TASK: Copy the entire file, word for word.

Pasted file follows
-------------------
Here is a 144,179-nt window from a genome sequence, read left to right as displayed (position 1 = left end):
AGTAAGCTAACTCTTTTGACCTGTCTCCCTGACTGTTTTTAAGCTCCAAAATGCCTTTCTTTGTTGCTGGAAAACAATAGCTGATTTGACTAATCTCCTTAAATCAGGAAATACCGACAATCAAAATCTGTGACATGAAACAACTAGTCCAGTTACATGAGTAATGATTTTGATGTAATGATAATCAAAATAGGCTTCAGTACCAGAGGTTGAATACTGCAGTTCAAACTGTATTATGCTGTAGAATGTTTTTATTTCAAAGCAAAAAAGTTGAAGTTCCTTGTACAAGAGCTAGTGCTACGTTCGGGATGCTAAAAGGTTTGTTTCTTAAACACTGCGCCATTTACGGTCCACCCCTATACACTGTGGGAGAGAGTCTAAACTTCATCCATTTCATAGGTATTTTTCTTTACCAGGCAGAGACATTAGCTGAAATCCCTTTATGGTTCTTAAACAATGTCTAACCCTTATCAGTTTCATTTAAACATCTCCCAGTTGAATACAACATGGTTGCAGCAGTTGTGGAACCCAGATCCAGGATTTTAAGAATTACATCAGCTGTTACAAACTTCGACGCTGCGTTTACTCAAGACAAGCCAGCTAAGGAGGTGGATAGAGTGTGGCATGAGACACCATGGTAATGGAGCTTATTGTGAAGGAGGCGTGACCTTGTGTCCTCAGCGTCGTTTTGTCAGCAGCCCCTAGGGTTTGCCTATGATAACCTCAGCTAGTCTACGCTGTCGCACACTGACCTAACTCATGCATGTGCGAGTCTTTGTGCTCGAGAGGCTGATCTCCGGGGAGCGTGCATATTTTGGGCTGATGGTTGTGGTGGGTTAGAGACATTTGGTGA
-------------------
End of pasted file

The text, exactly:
Here is a 144,179-nt window from a genome sequence, read left to right as displayed (position 1 = left end):
AGTAAGCTAACTCTTTTGACCTGTCTCCCTGACTGTTTTTAAGCTCCAAAATGCCTTTCTTTGTTGCTGGAAAACAATAGCTGATTTGACTAATCTCCTTAAATCAGGAAATACCGACAATCAAAATCTGTGACATGAAACAACTAGTCCAGTTACATGAGTAATGATTTTGATGTAATGATAATCAAAATAGGCTTCAGTACCAGAGGTTGAATACTGCAGTTCAAACTGTATTATGCTGTAGAATGTTTTTATTTCAAAGCAAAAAAGTTGAAGTTCCTTGTACAAGAGCTAGTGCTACGTTCGGGATGCTAAAAGGTTTGTTTCTTAAACACTGCGCCATTTACGGTCCACCCCTATACACTGTGGGAGAGAGTCTAAACTTCATCCATTTCATAGGTATTTTTCTTTACCAGGCAGAGACATTAGCTGAAATCCCTTTATGGTTCTTAAACAATGTCTAACCCTTATCAGTTTCATTTAAACATCTCCCAGTTGAATACAACATGGTTGCAGCAGTTGTGGAACCCAGATCCAGGATTTTAAGAATTACATCAGCTGTTACAAACTTCGACGCTGCGTTTACTCAAGACAAGCCAGCTAAGGAGGTGGATAGAGTGTGGCATGAGACACCATGGTAATGGAGCTTATTGTGAAGGAGGCGTGACCTTGTGTCCTCAGCGTCGTTTTGTCAGCAGCCCCTAGGGTTTGCCTATGATAACCTCAGCTAGTCTACGCTGTCGCACACTGACCTAACTCATGCATGTGCGAGTCTTTGTGCTCGAGAGGCTGATCTCCGGGGAGCGTGCATATTTTGGGCTGATGGTTGTGGTGGGTTAGAGACATTTGGTGA